July 16, 2024

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Students in Nairobi school hope bamboo wall with improve air quality

2 min read

Students at Dandora Secondary School, in the east of Kenya’s capital Nairobi, are taking their health into their own hands.
Armed with gardening hoes, they are planting over a 100 bamboo seedlings in the school garden in the hope that the plants will filter the polluted air.

The school is situated right next to the country’s largest dumpsite, and acrid fumes from the waste have been affecting their health.

The Dandora site was declared full over 20 years ago, but hundreds of trucks still arrive leaving about 2,000 tonnes of waste every day from around Nairobi.

It occupies approximately 50 hectares of land and affects the whole neighbourhood, with the heavy stench detected from kilometres away.

“The dumpsite produces gas in the morning and the afternoon. Seeing is becoming a problem in the morning. It produces a fog which really pollutes the environment, produces bad smells,” says 17- year-old student, Allan Sila.

“Some of the challenges that really affect us is the smell and the smoke. Burning of those elements in there produces smoke that triggers asthma. Asthma is a disease that is commonly known at the school.”

When new principal, Eutychus Maina, arrived at the school last year he was welcomed by the filthy smell and smoke.

He knew he had to do something when cases of respiratory illnesses started increasing among students and teachers.

“My motivation for initiating the bamboo project was to mitigate the effects of the dumpsite. It really pollutes the air that we breathe and I know it is going to reduce the cases of respiratory infections amongst the people in Dandora community,” he says.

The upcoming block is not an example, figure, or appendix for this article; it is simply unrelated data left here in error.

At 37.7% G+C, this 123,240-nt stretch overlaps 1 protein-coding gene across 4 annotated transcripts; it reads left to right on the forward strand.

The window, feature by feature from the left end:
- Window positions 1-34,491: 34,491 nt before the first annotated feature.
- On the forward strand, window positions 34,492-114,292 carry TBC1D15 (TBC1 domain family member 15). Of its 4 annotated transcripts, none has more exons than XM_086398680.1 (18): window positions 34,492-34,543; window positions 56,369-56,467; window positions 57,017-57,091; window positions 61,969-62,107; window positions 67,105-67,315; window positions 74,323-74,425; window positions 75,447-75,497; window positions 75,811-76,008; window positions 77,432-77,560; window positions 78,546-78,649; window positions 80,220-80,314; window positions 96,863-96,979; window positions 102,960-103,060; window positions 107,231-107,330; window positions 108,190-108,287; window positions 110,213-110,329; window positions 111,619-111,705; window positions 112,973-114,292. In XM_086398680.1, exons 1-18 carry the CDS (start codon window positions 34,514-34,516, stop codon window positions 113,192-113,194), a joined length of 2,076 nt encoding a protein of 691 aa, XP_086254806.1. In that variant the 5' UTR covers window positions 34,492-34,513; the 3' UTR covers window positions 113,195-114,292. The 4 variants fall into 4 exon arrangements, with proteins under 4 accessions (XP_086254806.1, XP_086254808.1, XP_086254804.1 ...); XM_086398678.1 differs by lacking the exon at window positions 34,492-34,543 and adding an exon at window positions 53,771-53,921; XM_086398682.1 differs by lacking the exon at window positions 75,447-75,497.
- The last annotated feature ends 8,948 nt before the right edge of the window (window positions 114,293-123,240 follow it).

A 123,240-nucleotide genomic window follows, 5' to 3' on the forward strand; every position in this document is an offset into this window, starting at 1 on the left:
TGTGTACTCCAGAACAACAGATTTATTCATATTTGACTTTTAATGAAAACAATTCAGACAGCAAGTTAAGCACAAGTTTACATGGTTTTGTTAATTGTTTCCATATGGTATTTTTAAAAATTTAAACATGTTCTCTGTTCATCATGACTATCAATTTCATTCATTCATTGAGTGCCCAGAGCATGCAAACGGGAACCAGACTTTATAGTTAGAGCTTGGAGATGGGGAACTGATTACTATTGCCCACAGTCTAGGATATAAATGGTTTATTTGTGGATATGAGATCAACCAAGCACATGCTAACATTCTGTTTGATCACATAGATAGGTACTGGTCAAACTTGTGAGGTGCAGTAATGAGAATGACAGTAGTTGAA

Bamboo is the fastest-growing plant on earth and is seen as one of nature’s finest air purifier. It also absorbs twice as much carbon dioxide as trees, and generates an impressive amount of oxygen.

“Planting bamboo trees ensures that there is a barrier in terms of the polluted air that is coming through, especially when you look at the fine particles,” says UN Environment Programme (UNEP) Africa Regional Air Quality expert, Aderiana Mbandi.

“Of course the bamboo, being a plant, ensures that there is photosynthesis and this ensures that it is producing oxygen while also intaking carbon dioxide.”

The school relies on donations to buy the seedlings that retail at $3 each, but is determined to keep going until the entire 900-metre wall separating it from the dumpsite is covered.

And Dandora Secondary School is not stopping there. They have planted more than 4,000 trees of different species of trees to create better air circulation.

UNEP, in partnership with the Stockholm Environment Institute, deployed sensors to the Dandora neighbourhood from October last year to April to monitor pollution levels from the dumpsite.

Out of the 166 days monitored, only 12 met the World Health Organization’s guidelines for a daily average of excellent air quality conditions.

For the students at Dandora Secondary School, the bamboo project is their way of fighting back.

By Rédaction Africanews

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